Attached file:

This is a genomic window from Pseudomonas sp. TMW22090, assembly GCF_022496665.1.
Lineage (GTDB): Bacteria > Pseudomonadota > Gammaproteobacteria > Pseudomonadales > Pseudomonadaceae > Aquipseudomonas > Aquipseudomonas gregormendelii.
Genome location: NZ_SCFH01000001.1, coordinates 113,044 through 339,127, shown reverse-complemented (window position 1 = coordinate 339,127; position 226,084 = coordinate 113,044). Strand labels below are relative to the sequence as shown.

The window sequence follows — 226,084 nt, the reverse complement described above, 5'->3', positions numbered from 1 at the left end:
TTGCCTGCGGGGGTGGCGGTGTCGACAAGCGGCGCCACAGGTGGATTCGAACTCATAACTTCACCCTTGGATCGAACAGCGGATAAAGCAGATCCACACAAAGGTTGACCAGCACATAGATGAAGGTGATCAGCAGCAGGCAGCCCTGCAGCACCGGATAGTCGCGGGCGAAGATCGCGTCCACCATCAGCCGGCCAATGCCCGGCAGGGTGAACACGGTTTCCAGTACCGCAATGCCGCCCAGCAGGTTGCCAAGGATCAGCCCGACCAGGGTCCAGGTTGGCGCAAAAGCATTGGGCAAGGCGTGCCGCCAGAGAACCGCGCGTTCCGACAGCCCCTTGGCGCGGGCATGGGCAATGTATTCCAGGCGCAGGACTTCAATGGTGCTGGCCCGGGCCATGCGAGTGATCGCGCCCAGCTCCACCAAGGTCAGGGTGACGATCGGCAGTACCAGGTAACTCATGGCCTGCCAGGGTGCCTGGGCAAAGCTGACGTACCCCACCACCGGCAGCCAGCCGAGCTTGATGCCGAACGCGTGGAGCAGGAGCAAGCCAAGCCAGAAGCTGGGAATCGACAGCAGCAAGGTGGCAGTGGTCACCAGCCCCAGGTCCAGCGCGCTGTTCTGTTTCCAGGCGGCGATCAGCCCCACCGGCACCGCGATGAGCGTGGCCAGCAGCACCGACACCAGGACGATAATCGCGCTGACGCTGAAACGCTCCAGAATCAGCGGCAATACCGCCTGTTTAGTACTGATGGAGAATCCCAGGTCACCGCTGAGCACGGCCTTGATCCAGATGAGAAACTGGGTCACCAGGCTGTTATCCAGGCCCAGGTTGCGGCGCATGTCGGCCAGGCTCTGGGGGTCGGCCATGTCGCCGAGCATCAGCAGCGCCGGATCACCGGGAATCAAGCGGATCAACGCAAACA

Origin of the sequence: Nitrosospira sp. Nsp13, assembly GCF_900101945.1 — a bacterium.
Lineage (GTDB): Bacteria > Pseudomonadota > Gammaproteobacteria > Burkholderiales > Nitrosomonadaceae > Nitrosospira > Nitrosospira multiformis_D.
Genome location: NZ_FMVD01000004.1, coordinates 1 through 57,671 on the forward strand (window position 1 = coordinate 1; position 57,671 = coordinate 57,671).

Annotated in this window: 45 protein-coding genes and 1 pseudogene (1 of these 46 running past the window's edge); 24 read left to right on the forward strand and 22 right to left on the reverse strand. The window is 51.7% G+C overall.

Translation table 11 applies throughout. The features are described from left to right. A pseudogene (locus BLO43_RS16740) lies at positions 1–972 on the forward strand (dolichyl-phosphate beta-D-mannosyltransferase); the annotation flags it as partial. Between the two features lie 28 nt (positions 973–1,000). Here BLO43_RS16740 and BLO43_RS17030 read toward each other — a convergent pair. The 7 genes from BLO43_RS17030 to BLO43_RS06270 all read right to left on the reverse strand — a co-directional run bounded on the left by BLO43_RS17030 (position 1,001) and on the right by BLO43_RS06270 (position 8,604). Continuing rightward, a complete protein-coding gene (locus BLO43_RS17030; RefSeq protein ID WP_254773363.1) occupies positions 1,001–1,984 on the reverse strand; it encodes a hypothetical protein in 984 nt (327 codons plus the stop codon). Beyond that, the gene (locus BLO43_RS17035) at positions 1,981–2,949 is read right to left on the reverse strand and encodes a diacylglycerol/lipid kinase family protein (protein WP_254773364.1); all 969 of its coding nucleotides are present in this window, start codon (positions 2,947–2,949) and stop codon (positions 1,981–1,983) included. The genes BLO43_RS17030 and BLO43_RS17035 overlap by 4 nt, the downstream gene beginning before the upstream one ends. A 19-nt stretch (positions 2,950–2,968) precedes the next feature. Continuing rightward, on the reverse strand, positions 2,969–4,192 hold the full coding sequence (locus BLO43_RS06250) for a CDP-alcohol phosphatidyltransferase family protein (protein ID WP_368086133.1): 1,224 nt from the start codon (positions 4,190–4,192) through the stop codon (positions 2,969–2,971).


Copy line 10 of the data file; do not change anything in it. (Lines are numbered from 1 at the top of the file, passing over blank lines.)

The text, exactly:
Translation table 11 applies throughout. The features are described from left to right. A pseudogene (locus BLO43_RS16740) lies at positions 1–972 on the forward strand (dolichyl-phosphate beta-D-mannosyltransferase); the annotation flags it as partial. Between the two features lie 28 nt (positions 973–1,000). Here BLO43_RS16740 and BLO43_RS17030 read toward each other — a convergent pair. The 7 genes from BLO43_RS17030 to BLO43_RS06270 all read right to left on the reverse strand — a co-directional run bounded on the left by BLO43_RS17030 (position 1,001) and on the right by BLO43_RS06270 (position 8,604). Continuing rightward, a complete protein-coding gene (locus BLO43_RS17030; RefSeq protein ID WP_254773363.1) occupies positions 1,001–1,984 on the reverse strand; it encodes a hypothetical protein in 984 nt (327 codons plus the stop codon). Beyond that, the gene (locus BLO43_RS17035) at positions 1,981–2,949 is read right to left on the reverse strand and encodes a diacylglycerol/lipid kinase family protein (protein WP_254773364.1); all 969 of its coding nucleotides are present in this window, start codon (positions 2,947–2,949) and stop codon (positions 1,981–1,983) included. The genes BLO43_RS17030 and BLO43_RS17035 overlap by 4 nt, the downstream gene beginning before the upstream one ends. A 19-nt stretch (positions 2,950–2,968) precedes the next feature. Continuing rightward, on the reverse strand, positions 2,969–4,192 hold the full coding sequence (locus BLO43_RS06250) for a CDP-alcohol phosphatidyltransferase family protein (protein ID WP_368086133.1): 1,224 nt from the start codon (positions 4,190–4,192) through the stop codon (positions 2,969–2,971).